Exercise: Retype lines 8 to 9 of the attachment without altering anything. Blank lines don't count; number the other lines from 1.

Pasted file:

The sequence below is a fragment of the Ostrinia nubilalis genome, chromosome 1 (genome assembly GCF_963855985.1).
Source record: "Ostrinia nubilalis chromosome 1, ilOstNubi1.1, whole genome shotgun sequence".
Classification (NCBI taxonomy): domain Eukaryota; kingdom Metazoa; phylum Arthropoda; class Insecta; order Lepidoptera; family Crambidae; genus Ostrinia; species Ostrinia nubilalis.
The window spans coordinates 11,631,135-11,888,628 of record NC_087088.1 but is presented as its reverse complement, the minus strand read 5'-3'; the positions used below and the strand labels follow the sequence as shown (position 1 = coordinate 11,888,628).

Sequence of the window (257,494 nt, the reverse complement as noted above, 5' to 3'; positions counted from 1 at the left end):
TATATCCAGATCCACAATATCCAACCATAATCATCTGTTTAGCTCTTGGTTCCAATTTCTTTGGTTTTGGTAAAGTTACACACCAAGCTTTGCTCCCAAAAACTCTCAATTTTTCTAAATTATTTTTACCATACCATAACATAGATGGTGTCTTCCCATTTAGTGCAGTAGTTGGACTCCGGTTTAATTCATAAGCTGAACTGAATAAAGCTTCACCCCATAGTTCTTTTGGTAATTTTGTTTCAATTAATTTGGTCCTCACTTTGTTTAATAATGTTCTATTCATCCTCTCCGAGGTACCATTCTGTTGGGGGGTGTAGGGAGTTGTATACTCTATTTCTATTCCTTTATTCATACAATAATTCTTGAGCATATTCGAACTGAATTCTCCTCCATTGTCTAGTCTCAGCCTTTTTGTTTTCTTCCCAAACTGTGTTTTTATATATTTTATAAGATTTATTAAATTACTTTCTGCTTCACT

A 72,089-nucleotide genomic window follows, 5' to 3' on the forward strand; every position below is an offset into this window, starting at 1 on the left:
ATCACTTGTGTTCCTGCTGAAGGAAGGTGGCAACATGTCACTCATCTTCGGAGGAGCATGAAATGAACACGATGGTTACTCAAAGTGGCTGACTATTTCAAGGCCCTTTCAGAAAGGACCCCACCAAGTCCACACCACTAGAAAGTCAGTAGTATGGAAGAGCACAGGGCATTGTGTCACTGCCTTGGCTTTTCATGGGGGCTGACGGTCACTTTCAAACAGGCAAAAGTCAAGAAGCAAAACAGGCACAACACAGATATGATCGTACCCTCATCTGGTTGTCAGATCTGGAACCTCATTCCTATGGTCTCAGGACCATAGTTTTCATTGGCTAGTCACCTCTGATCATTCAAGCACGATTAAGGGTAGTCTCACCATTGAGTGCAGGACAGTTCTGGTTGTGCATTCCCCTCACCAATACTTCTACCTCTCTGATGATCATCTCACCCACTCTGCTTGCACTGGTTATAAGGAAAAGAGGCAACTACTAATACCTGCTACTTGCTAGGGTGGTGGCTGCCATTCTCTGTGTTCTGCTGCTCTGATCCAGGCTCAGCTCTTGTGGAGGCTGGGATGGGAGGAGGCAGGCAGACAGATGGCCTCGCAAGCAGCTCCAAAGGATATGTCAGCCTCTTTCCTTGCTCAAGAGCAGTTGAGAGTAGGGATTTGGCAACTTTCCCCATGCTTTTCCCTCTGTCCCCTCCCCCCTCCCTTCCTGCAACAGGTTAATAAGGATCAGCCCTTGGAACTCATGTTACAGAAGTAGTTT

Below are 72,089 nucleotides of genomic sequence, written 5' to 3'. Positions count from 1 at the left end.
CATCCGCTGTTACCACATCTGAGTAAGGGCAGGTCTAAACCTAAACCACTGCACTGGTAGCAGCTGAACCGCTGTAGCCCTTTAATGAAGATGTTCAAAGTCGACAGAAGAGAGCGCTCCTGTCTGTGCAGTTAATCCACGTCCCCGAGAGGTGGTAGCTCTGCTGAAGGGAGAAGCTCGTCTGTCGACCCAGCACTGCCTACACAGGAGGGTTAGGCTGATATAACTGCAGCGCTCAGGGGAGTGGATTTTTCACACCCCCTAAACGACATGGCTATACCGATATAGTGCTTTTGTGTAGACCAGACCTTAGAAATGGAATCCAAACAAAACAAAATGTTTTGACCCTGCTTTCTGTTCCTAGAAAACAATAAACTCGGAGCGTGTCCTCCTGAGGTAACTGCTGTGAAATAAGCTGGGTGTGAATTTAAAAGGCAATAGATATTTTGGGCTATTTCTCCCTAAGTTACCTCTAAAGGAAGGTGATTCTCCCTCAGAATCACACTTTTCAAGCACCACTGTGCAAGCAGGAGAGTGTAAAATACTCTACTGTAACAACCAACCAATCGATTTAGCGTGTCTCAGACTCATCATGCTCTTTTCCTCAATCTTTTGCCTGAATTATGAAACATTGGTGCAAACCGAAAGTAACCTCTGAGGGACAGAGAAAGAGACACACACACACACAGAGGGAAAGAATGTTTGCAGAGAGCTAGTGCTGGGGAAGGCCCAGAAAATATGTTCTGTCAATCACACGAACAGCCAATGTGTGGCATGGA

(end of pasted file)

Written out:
ATCACTTGTGTTCCTGCTGAAGGAAGGTGGCAACATGTCACTCATCTTCGGAGGAGCATGAAATGAACACGATGGTTACTCAAAGTGGCTGACTATTTCAAGGCCCTTTCAGAAAGGACCCCACCAAGTCCACACCACTAGAAAGTCAGTAGTATGGAAGAGCACAGGGCATTGTGTCACTGCCTTGGCTTTTCATGGGGGCTGACGGTCACTTTCAAACAGGCAAAAGTCAAGAAGCAAAACAGGCACAACACAGATATGATCGTACCCTCATCTGGTTGTCAGATCTGGAACCTCATTCCTATGGTCTCAGGACCATAGTTTTCATTGGCTAGTCACCTCTGATCATTCAAGCACGATTAAGGGTAGTCTCACCATTGAGTGCAGGACAGTTCTGGTTGTGCATTCCCCTCACCAATACTTCTACCTCTCTGATGATCATCTCACCCACTCTGCTTGCACTGGTTATAAGGAAAAGAGGCAACTACTAATACCTGCTACTTGCTAGGGTGGTGGCTGCCATTCTCTGTGTTCTGCTGCTCTGATCCAGGCTCAGCTCTTGTGGAGGCTGGGATGGGAGGAGGCAGGCAGACAGATGGCCTCGCAAGCAGCTCCAAAGGATATGTCAGCCTCTTTCCTTGCTCAAGAGCAGTTGAGAGTAGGGATTTGGCAACTTTCCCCATGCTTTTCCCTCTGTCCCCTCCCCCCTCCCTTCCTGCAACAGGTTAATAAGGATCAGCCCTTGGAACTCATGTTACAGAAGTAGTTT

Below are 72,089 nucleotides of genomic sequence, written 5' to 3'. Positions count from 1 at the left end.